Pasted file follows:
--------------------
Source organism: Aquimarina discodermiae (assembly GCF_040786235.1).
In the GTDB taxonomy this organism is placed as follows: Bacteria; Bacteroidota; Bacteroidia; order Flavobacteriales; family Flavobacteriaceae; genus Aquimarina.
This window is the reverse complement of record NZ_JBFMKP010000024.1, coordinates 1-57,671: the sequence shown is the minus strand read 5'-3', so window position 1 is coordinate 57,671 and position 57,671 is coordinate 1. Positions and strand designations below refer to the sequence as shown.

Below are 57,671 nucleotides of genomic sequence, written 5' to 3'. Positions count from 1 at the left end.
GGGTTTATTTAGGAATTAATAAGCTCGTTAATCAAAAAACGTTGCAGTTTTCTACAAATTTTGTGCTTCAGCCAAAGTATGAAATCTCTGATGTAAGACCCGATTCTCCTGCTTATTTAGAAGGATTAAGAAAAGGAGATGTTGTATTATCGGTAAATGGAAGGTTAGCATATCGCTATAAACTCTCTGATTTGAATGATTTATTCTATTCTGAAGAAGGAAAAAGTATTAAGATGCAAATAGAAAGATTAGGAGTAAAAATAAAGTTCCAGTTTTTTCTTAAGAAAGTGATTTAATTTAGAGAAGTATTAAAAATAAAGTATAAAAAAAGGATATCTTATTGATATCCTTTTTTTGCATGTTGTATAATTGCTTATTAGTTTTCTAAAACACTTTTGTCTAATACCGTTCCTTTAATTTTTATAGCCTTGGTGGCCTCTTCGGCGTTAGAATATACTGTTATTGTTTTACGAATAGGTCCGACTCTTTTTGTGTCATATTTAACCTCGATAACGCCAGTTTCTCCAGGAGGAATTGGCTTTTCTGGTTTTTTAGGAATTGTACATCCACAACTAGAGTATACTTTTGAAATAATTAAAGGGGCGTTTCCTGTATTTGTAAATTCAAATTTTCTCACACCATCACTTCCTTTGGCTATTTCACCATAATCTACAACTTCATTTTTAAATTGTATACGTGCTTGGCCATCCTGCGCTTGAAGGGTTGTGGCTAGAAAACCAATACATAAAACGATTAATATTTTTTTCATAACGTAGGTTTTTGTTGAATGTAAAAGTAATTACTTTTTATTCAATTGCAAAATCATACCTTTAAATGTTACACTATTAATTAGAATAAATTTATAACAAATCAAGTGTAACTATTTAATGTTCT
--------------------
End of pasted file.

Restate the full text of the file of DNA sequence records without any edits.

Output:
Source organism: Aquimarina discodermiae (assembly GCF_040786235.1).
In the GTDB taxonomy this organism is placed as follows: Bacteria; Bacteroidota; Bacteroidia; order Flavobacteriales; family Flavobacteriaceae; genus Aquimarina.
This window is the reverse complement of record NZ_JBFMKP010000024.1, coordinates 1-57,671: the sequence shown is the minus strand read 5'-3', so window position 1 is coordinate 57,671 and position 57,671 is coordinate 1. Positions and strand designations below refer to the sequence as shown.

Below are 57,671 nucleotides of genomic sequence, written 5' to 3'. Positions count from 1 at the left end.
GGGTTTATTTAGGAATTAATAAGCTCGTTAATCAAAAAACGTTGCAGTTTTCTACAAATTTTGTGCTTCAGCCAAAGTATGAAATCTCTGATGTAAGACCCGATTCTCCTGCTTATTTAGAAGGATTAAGAAAAGGAGATGTTGTATTATCGGTAAATGGAAGGTTAGCATATCGCTATAAACTCTCTGATTTGAATGATTTATTCTATTCTGAAGAAGGAAAAAGTATTAAGATGCAAATAGAAAGATTAGGAGTAAAAATAAAGTTCCAGTTTTTTCTTAAGAAAGTGATTTAATTTAGAGAAGTATTAAAAATAAAGTATAAAAAAAGGATATCTTATTGATATCCTTTTTTTGCATGTTGTATAATTGCTTATTAGTTTTCTAAAACACTTTTGTCTAATACCGTTCCTTTAATTTTTATAGCCTTGGTGGCCTCTTCGGCGTTAGAATATACTGTTATTGTTTTACGAATAGGTCCGACTCTTTTTGTGTCATATTTAACCTCGATAACGCCAGTTTCTCCAGGAGGAATTGGCTTTTCTGGTTTTTTAGGAATTGTACATCCACAACTAGAGTATACTTTTGAAATAATTAAAGGGGCGTTTCCTGTATTTGTAAATTCAAATTTTCTCACACCATCACTTCCTTTGGCTATTTCACCATAATCTACAACTTCATTTTTAAATTGTATACGTGCTTGGCCATCCTGCGCTTGAAGGGTTGTGGCTAGAAAACCAATACATAAAACGATTAATATTTTTTTCATAACGTAGGTTTTTGTTGAATGTAAAAGTAATTACTTTTTATTCAATTGCAAAATCATACCTTTAAATGTTACACTATTAATTAGAATAAATTTATAACAAATCAAGTGTAACTATTTAATGTTCT